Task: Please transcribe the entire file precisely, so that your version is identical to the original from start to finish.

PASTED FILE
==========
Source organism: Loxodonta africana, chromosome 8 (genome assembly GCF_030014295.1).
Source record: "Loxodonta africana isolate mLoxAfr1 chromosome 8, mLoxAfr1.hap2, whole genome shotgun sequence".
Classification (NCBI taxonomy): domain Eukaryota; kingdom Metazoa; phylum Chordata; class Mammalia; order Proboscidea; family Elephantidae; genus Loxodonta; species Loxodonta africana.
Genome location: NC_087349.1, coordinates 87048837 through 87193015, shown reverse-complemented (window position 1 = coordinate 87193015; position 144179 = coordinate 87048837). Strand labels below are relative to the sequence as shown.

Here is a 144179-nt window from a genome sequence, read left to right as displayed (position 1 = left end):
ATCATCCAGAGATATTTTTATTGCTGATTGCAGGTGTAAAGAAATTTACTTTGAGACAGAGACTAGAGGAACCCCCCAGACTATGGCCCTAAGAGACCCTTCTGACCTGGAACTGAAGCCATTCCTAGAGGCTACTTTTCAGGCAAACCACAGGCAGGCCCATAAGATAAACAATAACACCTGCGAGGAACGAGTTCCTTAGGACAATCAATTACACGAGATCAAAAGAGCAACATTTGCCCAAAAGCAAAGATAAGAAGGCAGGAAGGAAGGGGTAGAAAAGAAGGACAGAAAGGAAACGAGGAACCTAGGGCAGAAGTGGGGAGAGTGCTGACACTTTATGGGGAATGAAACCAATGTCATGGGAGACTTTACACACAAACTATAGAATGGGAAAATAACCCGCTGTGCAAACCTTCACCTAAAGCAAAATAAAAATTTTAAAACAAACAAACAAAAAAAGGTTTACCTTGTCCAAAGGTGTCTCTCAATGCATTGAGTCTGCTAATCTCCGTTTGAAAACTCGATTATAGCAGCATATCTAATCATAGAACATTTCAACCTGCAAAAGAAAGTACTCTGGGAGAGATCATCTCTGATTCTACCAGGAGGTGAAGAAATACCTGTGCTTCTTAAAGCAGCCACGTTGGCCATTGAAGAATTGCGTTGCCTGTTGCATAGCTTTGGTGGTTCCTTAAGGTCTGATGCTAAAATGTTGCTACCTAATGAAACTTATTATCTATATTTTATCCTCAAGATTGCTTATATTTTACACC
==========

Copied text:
Source organism: Loxodonta africana, chromosome 8 (genome assembly GCF_030014295.1).
Source record: "Loxodonta africana isolate mLoxAfr1 chromosome 8, mLoxAfr1.hap2, whole genome shotgun sequence".
Classification (NCBI taxonomy): domain Eukaryota; kingdom Metazoa; phylum Chordata; class Mammalia; order Proboscidea; family Elephantidae; genus Loxodonta; species Loxodonta africana.
Genome location: NC_087349.1, coordinates 87048837 through 87193015, shown reverse-complemented (window position 1 = coordinate 87193015; position 144179 = coordinate 87048837). Strand labels below are relative to the sequence as shown.

Here is a 144179-nt window from a genome sequence, read left to right as displayed (position 1 = left end):
ATCATCCAGAGATATTTTTATTGCTGATTGCAGGTGTAAAGAAATTTACTTTGAGACAGAGACTAGAGGAACCCCCCAGACTATGGCCCTAAGAGACCCTTCTGACCTGGAACTGAAGCCATTCCTAGAGGCTACTTTTCAGGCAAACCACAGGCAGGCCCATAAGATAAACAATAACACCTGCGAGGAACGAGTTCCTTAGGACAATCAATTACACGAGATCAAAAGAGCAACATTTGCCCAAAAGCAAAGATAAGAAGGCAGGAAGGAAGGGGTAGAAAAGAAGGACAGAAAGGAAACGAGGAACCTAGGGCAGAAGTGGGGAGAGTGCTGACACTTTATGGGGAATGAAACCAATGTCATGGGAGACTTTACACACAAACTATAGAATGGGAAAATAACCCGCTGTGCAAACCTTCACCTAAAGCAAAATAAAAATTTTAAAACAAACAAACAAAAAAAGGTTTACCTTGTCCAAAGGTGTCTCTCAATGCATTGAGTCTGCTAATCTCCGTTTGAAAACTCGATTATAGCAGCATATCTAATCATAGAACATTTCAACCTGCAAAAGAAAGTACTCTGGGAGAGATCATCTCTGATTCTACCAGGAGGTGAAGAAATACCTGTGCTTCTTAAAGCAGCCACGTTGGCCATTGAAGAATTGCGTTGCCTGTTGCATAGCTTTGGTGGTTCCTTAAGGTCTGATGCTAAAATGTTGCTACCTAATGAAACTTATTATCTATATTTTATCCTCAAGATTGCTTATATTTTACACC